After confirmation that the virus that multiplied in the Vero cells was a monkeypox virus, the next step was to extract it from the culture medium and inactivate it so that it could be shipped safely to other centers, Vilas Boas explained. “Infected cells die and release viral particles into the supernatant – the nutrient-rich liquid in which the cells are cultured. We collect this liquid and add a reagent that inactivates the virus,” she said. “We’re now sending samples of this material to public and private labs that have asked for them. At these other centers, the viral DNA can be extracted and used as a positive control in RT-PCR tests, expanding the nation’s testing capacity.”

According to José Eduardo Levi, a researcher affiliated both with IMT-USP and the DASA diagnostic laboratory chain, 96-well plates are typically used in RT-PCR tests, each with the capacity for clinical samples from 94 individuals, plus two for the positive and negative controls required to validate the results.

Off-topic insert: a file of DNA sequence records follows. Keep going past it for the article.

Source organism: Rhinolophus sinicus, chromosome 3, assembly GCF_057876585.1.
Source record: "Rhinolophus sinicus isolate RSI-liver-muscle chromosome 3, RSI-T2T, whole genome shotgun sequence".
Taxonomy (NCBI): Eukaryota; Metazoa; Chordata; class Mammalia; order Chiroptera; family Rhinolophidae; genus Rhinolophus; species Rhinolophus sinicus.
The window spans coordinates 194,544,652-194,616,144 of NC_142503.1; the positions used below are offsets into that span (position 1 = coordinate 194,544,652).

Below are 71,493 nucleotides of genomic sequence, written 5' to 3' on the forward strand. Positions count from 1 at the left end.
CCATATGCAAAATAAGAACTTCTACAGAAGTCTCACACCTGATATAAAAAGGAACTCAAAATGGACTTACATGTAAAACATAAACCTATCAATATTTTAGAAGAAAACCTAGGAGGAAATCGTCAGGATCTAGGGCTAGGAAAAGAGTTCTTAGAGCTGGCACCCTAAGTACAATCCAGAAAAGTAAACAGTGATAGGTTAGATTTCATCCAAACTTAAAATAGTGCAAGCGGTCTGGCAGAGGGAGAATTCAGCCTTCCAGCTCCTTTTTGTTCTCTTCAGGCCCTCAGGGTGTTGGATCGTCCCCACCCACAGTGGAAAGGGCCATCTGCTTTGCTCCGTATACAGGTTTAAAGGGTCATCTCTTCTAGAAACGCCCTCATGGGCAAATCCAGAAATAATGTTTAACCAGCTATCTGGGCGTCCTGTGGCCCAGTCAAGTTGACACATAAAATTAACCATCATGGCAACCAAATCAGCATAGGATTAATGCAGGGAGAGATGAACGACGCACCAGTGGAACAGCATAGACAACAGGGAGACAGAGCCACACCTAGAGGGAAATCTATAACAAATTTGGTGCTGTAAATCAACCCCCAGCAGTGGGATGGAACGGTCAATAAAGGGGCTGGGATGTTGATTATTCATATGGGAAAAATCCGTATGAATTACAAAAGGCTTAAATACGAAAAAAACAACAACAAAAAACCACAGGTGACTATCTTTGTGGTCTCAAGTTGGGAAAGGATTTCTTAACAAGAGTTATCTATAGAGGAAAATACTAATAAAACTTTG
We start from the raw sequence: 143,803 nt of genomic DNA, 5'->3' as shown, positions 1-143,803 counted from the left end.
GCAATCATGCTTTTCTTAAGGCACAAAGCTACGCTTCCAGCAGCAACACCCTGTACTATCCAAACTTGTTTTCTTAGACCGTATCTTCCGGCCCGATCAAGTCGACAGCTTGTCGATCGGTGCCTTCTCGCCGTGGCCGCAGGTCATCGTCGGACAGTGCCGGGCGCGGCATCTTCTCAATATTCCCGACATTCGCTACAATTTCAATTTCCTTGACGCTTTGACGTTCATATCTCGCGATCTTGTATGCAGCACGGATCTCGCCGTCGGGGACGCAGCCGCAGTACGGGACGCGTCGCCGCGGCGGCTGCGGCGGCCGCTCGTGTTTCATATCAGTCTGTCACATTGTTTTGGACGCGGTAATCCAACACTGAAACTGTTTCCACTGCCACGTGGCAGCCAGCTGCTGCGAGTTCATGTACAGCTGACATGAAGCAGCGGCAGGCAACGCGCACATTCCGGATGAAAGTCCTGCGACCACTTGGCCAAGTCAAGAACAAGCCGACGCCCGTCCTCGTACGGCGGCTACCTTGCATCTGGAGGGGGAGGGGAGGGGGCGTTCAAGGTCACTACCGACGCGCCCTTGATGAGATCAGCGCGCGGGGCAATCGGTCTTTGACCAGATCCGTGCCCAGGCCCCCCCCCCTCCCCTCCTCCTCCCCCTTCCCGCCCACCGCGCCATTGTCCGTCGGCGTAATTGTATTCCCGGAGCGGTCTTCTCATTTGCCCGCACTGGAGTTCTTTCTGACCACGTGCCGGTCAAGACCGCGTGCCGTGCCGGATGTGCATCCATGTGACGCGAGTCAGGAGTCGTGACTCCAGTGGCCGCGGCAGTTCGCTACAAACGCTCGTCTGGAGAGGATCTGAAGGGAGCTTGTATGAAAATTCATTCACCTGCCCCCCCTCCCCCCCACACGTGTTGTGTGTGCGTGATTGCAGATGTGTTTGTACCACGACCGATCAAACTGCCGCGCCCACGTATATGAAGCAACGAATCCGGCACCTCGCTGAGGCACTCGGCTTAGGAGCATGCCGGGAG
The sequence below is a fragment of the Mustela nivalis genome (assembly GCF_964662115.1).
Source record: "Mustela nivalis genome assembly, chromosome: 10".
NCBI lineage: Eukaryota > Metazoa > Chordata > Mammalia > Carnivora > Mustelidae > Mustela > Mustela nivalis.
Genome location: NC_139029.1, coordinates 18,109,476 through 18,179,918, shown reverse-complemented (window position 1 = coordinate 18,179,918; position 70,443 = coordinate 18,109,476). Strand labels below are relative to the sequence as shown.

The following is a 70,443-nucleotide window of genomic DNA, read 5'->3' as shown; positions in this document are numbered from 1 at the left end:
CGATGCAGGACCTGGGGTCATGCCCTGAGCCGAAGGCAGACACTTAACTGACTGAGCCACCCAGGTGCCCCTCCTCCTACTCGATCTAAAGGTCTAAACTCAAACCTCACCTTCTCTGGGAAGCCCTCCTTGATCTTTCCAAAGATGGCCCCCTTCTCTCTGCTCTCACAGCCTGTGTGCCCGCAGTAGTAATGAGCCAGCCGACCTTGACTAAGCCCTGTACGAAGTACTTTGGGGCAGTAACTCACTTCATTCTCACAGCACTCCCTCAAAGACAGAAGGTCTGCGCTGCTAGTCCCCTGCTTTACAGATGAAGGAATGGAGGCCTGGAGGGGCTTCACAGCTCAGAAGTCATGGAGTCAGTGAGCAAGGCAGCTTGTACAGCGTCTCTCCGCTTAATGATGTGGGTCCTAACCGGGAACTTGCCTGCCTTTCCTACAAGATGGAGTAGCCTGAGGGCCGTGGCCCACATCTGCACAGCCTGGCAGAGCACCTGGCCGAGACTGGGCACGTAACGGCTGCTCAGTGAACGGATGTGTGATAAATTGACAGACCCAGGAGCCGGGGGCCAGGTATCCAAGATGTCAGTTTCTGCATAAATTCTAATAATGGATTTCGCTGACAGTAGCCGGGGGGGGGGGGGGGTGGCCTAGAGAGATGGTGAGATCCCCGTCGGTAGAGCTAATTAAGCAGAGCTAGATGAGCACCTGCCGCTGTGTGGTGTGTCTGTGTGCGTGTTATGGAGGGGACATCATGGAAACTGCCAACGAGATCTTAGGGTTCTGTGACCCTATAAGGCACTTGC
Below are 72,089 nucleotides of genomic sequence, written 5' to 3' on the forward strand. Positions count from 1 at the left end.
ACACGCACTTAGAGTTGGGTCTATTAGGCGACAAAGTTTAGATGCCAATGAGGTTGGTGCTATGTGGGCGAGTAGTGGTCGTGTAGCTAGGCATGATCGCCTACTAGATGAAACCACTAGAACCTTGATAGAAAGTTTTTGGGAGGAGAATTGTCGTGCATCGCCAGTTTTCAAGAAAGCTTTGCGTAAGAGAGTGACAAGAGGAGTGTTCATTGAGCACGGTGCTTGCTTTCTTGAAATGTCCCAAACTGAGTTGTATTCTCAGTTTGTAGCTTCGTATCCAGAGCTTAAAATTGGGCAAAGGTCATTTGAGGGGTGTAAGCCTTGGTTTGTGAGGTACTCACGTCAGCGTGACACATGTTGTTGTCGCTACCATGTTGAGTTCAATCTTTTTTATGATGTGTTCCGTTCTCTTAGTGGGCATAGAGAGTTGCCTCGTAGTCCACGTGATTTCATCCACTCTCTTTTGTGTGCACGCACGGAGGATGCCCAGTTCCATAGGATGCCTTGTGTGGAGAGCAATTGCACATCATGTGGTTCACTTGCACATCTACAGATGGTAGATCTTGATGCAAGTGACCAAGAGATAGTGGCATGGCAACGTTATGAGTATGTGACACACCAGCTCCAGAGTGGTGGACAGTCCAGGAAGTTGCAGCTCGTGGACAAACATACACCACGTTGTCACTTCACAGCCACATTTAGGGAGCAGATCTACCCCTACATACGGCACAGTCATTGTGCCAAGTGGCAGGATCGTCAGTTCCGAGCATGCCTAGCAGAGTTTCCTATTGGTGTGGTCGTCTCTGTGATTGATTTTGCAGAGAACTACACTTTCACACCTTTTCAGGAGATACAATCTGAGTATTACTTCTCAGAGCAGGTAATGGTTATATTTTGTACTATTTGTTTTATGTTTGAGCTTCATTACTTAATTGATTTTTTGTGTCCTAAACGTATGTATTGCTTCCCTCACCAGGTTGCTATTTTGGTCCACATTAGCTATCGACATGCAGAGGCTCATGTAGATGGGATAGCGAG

“The negative control can be water or supernatant from a virus-free cell culture. It’s hard to obtain a positive control when you’re dealing with a novel pathogen. Without it, you simply can’t be sure the RT-PCR test is actually working,” Levi said.

Despite the progress achieved, he added, specific reagents for MPXV are scarce in Brazil, and this is a major obstacle to mass testing for monkeypox if it should become necessary.

“When a US lab orders reagents, they arrive the next day because there are companies that specialize in producing reagents. In Brazil, they have to be imported, which takes at least a month. Here at DASA, we ordered them in early June but they haven’t arrived yet,” he said.

Large-scale production

Viral samples that can still infect cells and replicate are being delivered by IMT-USP to other high-level biosafety facilities. A case in point is the University of São Paulo’s Biomedical Sciences Institute (ICB-USP), which has a biosafety level 3 (BSL3) laboratory. 

“Our job will be to cultivate the virus on a larger scale and start distributing aliquots to labs nationwide within two to three weeks. This will be made possible by an agreement we signed with the Science, Technology and Innovation Ministry [MCTI] and Post Office [ECT] at the start of the COVID-19 pandemic for specialized shipping of samples, which are picked up here and delivered directly to the addressee,” said Edison Luiz Durigon, Professor of Virology at ICB-USP and head of its BSL3 facility.